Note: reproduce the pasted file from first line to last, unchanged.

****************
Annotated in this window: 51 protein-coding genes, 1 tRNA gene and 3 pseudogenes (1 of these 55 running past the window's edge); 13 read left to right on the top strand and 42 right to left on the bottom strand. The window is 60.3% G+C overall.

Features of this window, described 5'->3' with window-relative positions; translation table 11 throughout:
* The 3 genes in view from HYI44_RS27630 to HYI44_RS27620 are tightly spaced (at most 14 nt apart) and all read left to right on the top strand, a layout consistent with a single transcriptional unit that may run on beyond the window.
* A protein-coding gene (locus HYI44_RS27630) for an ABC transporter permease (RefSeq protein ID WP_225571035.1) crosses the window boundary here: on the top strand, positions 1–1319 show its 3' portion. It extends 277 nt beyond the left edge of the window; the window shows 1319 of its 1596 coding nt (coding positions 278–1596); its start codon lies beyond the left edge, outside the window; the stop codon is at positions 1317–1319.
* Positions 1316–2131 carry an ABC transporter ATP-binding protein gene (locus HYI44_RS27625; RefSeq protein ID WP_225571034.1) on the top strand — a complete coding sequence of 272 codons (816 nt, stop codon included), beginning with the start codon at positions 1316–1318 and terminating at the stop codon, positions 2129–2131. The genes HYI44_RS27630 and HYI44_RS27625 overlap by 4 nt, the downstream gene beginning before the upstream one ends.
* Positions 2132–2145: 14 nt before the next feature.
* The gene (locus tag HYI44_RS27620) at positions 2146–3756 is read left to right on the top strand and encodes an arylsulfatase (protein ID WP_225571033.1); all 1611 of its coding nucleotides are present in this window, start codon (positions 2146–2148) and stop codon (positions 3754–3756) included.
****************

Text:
Annotated in this window: 51 protein-coding genes, 1 tRNA gene and 3 pseudogenes (1 of these 55 running past the window's edge); 13 read left to right on the top strand and 42 right to left on the bottom strand. The window is 60.3% G+C overall.

Features of this window, described 5'->3' with window-relative positions; translation table 11 throughout:
* The 3 genes in view from HYI44_RS27630 to HYI44_RS27620 are tightly spaced (at most 14 nt apart) and all read left to right on the top strand, a layout consistent with a single transcriptional unit that may run on beyond the window.
* A protein-coding gene (locus HYI44_RS27630) for an ABC transporter permease (RefSeq protein ID WP_225571035.1) crosses the window boundary here: on the top strand, positions 1–1319 show its 3' portion. It extends 277 nt beyond the left edge of the window; the window shows 1319 of its 1596 coding nt (coding positions 278–1596); its start codon lies beyond the left edge, outside the window; the stop codon is at positions 1317–1319.
* Positions 1316–2131 carry an ABC transporter ATP-binding protein gene (locus HYI44_RS27625; RefSeq protein ID WP_225571034.1) on the top strand — a complete coding sequence of 272 codons (816 nt, stop codon included), beginning with the start codon at positions 1316–1318 and terminating at the stop codon, positions 2129–2131. The genes HYI44_RS27630 and HYI44_RS27625 overlap by 4 nt, the downstream gene beginning before the upstream one ends.
* Positions 2132–2145: 14 nt before the next feature.
* The gene (locus tag HYI44_RS27620) at positions 2146–3756 is read left to right on the top strand and encodes an arylsulfatase (protein ID WP_225571033.1); all 1611 of its coding nucleotides are present in this window, start codon (positions 2146–2148) and stop codon (positions 3754–3756) included.